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Purge: Election Year Is Loud, Violent, and Far Better Than I Expected

[tw-divider]Nerds On Earth Reviews The Purge: Election Year[/tw-divider]

The Purge: Election Year is a busy movie. In a little over 100 minutes, it builds a biting criticism of American culture, including crime, poverty, gun ownership, religion, and Florida’s importance in national elections. It’s a huge, bloody, over-the-top stylistic explosion with, at best, a feeble grasp of the concept of subtlety. As an action vehicle, Election Year is exciting, loud, and fun. As a social commentary, it’s unapologetic and obvious. There’s no way to ignore the message that writer/director James DeMonaco is trying to convey. I don’t think this is a bad thing–District 9 is one of my favorite movies, and it’s about as subtle as a fish to the face.

Pictured: A nuanced exploration of 21st-century America.

Purge: EY is the third movie in the Purge series, and like the first two, is written and directed by DeMonaco. The premise is simple: 20-odd years ago, the New Founding Fathers of America created the Purge, where, one night a year, all laws turn off, and people can go bananas, killing, looting, and generally misbehaving (the idea being that they “purge” all of the wickedness they’re keeping bottled up, and thus can be pretty chill for the other 364 days of the year).

Senator Charlie Roan (Elizabeth Mitchell) is running for President to end the practice, which she claims disproportionately affects poorer, minority communities. It’s the first of this movie’s many, many bits of social commentary (many of which are offered in an expository newscast that’s so hilariously obvious it verges on self-parody). This puts a target on her back, and the movie follows her, her bodyguard (Frank Grillo), and a ragtag team of civilians trying to survive Neo-Nazi mercenaries, crazed Russians, and angry schoolgirls.

I don’t think Election Year is going to be held up as one of the greats in the canon of American filmmaking, but I do think it’s a movie that’s better–at least, more entertaining–than it has any right to be. For all the absurdities inherent in the premise (so, if all crime is legal on Purge Night, are there a lot of embezzlers and white collar criminals cheating on their taxes? What happens to the global stock market if inner-city infrastructure gets destroyed once a year? If you shoot somebody, but they don’t die until the Purge is over, is that still a crime?), it’s a tremendously striking film. The visuals, especially the costumes, look like a cross between Fury Road and a My Chemical Romance video. Throughout the movie, little glimpses of the horrors of Purge Night deepen the sense of mass hysteria and go a long way toward establishing a very tense, creepy mood.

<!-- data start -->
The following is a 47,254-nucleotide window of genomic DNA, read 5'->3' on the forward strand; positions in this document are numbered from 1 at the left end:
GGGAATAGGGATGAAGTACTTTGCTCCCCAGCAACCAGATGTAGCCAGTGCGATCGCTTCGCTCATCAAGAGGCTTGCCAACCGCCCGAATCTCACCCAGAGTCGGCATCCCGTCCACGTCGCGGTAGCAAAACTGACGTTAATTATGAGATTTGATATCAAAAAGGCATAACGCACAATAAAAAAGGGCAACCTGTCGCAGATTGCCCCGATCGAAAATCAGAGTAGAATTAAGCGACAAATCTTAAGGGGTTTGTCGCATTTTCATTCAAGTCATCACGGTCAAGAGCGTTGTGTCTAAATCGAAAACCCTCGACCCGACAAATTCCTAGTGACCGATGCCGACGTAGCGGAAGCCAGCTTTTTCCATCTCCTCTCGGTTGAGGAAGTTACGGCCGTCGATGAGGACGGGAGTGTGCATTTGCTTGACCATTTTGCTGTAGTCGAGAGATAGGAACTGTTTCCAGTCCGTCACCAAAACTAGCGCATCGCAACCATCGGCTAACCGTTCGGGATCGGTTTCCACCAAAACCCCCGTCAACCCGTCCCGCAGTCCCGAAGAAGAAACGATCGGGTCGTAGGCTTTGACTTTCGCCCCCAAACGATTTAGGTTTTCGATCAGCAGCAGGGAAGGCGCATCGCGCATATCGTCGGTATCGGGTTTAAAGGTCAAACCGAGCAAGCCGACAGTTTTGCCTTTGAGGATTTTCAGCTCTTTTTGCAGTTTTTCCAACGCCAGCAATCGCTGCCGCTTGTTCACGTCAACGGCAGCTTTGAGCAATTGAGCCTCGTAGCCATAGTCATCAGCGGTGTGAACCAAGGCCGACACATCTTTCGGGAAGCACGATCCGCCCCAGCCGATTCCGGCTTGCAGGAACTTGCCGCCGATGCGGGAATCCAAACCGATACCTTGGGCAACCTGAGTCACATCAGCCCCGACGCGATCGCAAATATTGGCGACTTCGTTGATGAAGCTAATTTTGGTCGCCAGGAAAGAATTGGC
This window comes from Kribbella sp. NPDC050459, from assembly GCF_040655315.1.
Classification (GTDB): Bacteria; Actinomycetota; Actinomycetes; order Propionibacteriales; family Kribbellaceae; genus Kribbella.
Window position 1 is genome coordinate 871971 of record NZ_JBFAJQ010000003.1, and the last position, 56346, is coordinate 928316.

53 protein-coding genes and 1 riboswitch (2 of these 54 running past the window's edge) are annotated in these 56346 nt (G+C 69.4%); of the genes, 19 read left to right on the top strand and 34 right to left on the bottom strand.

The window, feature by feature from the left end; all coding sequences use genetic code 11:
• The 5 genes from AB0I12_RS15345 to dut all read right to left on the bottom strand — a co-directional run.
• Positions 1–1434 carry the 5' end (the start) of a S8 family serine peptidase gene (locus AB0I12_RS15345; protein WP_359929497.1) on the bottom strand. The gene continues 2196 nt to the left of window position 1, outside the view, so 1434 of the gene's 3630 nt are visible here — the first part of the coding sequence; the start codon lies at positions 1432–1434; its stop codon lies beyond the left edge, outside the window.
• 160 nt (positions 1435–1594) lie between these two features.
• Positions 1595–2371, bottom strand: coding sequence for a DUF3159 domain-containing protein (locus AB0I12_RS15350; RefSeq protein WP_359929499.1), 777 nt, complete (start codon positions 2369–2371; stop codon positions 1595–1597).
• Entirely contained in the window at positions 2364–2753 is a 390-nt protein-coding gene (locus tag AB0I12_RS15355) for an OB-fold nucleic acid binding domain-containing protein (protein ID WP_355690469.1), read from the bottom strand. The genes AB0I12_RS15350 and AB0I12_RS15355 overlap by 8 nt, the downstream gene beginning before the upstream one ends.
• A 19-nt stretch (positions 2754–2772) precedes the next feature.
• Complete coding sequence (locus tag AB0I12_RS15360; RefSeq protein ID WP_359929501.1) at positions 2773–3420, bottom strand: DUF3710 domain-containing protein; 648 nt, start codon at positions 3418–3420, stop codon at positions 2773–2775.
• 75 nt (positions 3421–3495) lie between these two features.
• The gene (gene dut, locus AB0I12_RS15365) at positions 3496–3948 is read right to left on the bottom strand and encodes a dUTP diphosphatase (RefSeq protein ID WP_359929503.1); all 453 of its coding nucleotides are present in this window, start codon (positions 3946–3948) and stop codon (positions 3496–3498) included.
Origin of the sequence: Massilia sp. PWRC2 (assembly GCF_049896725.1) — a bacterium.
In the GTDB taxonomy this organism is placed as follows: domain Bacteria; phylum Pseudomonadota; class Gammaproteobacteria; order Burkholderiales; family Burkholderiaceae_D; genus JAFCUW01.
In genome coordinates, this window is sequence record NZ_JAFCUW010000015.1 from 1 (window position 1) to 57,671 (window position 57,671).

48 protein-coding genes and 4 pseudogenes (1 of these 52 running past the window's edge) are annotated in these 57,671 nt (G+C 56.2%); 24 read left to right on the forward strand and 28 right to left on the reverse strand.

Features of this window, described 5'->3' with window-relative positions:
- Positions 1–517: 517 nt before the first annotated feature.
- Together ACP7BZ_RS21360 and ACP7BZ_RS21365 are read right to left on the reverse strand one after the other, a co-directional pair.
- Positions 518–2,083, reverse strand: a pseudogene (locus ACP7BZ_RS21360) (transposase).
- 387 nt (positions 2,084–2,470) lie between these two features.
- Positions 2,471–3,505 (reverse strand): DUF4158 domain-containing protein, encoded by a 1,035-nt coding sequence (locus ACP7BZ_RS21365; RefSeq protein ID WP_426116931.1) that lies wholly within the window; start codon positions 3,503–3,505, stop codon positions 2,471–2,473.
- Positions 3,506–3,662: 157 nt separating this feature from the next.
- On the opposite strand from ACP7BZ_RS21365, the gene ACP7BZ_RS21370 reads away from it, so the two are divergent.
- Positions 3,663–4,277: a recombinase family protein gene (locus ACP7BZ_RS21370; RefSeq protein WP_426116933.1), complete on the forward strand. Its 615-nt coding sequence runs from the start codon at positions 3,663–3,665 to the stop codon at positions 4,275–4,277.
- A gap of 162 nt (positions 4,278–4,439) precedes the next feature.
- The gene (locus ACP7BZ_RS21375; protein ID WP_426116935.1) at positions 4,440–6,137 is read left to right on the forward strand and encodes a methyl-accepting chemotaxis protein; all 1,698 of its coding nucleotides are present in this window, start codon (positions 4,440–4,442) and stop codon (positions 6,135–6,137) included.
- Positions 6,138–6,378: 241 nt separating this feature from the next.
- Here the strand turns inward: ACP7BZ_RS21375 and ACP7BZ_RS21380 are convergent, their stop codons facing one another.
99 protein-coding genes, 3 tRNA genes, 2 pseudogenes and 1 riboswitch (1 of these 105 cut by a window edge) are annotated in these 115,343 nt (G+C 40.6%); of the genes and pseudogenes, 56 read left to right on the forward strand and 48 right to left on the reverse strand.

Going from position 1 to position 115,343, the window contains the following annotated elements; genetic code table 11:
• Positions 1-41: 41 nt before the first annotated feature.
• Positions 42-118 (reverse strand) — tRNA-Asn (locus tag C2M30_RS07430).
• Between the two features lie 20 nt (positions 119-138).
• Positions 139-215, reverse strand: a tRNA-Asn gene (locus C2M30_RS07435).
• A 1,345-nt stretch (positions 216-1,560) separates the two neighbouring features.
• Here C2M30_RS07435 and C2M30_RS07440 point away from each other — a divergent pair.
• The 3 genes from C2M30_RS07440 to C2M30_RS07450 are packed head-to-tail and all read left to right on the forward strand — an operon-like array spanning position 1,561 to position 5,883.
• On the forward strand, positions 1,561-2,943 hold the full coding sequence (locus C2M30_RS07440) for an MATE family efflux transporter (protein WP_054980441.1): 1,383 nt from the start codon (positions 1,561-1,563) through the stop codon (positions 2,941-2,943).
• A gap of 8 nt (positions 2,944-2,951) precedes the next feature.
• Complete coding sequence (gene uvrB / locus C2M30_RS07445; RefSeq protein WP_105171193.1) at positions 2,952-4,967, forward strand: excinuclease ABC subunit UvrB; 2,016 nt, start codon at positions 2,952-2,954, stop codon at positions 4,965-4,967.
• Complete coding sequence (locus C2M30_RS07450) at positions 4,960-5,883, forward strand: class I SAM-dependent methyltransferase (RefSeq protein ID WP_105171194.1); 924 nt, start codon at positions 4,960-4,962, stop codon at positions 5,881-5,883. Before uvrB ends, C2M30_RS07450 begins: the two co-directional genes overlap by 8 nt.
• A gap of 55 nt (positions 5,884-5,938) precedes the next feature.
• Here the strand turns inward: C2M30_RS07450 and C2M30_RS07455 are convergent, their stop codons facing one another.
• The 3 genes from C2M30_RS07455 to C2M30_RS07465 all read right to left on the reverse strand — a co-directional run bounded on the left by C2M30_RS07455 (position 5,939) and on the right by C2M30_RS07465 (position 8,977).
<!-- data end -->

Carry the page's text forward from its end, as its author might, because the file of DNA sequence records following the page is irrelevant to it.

If I don’t see at least three of these mute Daft Punk/Lady Liberties at Dragon*Con, I’m going to be very disappointed.

DeMonaco’s script is competent, although I doubt it would hold up to any sort of rigorous analysis. It’s formulaic, but rarely boring, and there are moments (most of them from Mykelti Williamson, who looks like he’s having a great time) that break the tension and add a little bit of unpredictable levity to an otherwise grim, nightmarish story. All of the actors deliver their lines with scene-chewing relish, especially Brittany Mirabile, who manages to make party lights and candy bars terrifying.

If you read my last breathless, desperate article, you’ll remember I mentioned Election Year as a film that presented viewers with “the implied or explicit collapse of civilization.” It’s definitely a movie of the times, playing on the current uncertainty in the political atmosphere, the fear and general craziness that’s making this summer seem even more stifling than normal. That’s nothing new; there’s a long tradition, going back to The Day the Earth Stood Still, of science fiction movies offering social criticism masquerading as pop entertainment.

That film is also part of the equally long tradition of disappointing remakes.

Election Year joins Hunger Games (and its many imitators) as a recent film that attempts to address our country’s fascination with violence, and that aspect of the movie is remarkably successful. Again and again, violent imagery is blended with either a frat-boy party atmosphere or religious iconography. It’s exaggerated, of course, but it rings truer than I’d like (then again, maybe I just need to stop reading the news). As ludicrous as the whole idea is, there’s a spooky amount of verisimilitude in the whole thing.

Am I saying that we’re one election away from a Purge Night of our own? Of course not. Purge: Election Year is far-fetched and implausible. But so were 1984 and Fahrenheit 451, and we would still do well to heed those warnings. These are volatile times, and a movie like this is a glimpse of one future, one where we let the worst in us overpower the best.

It’s not the policy here at Nerds On Earth to offer depressing, sobering, and grim portents of the days to come. As an apology, I offer my third-favorite comic book panel of all time: Batman preparing to taser-punch a crippled man.

Purge and Purify, everybody!

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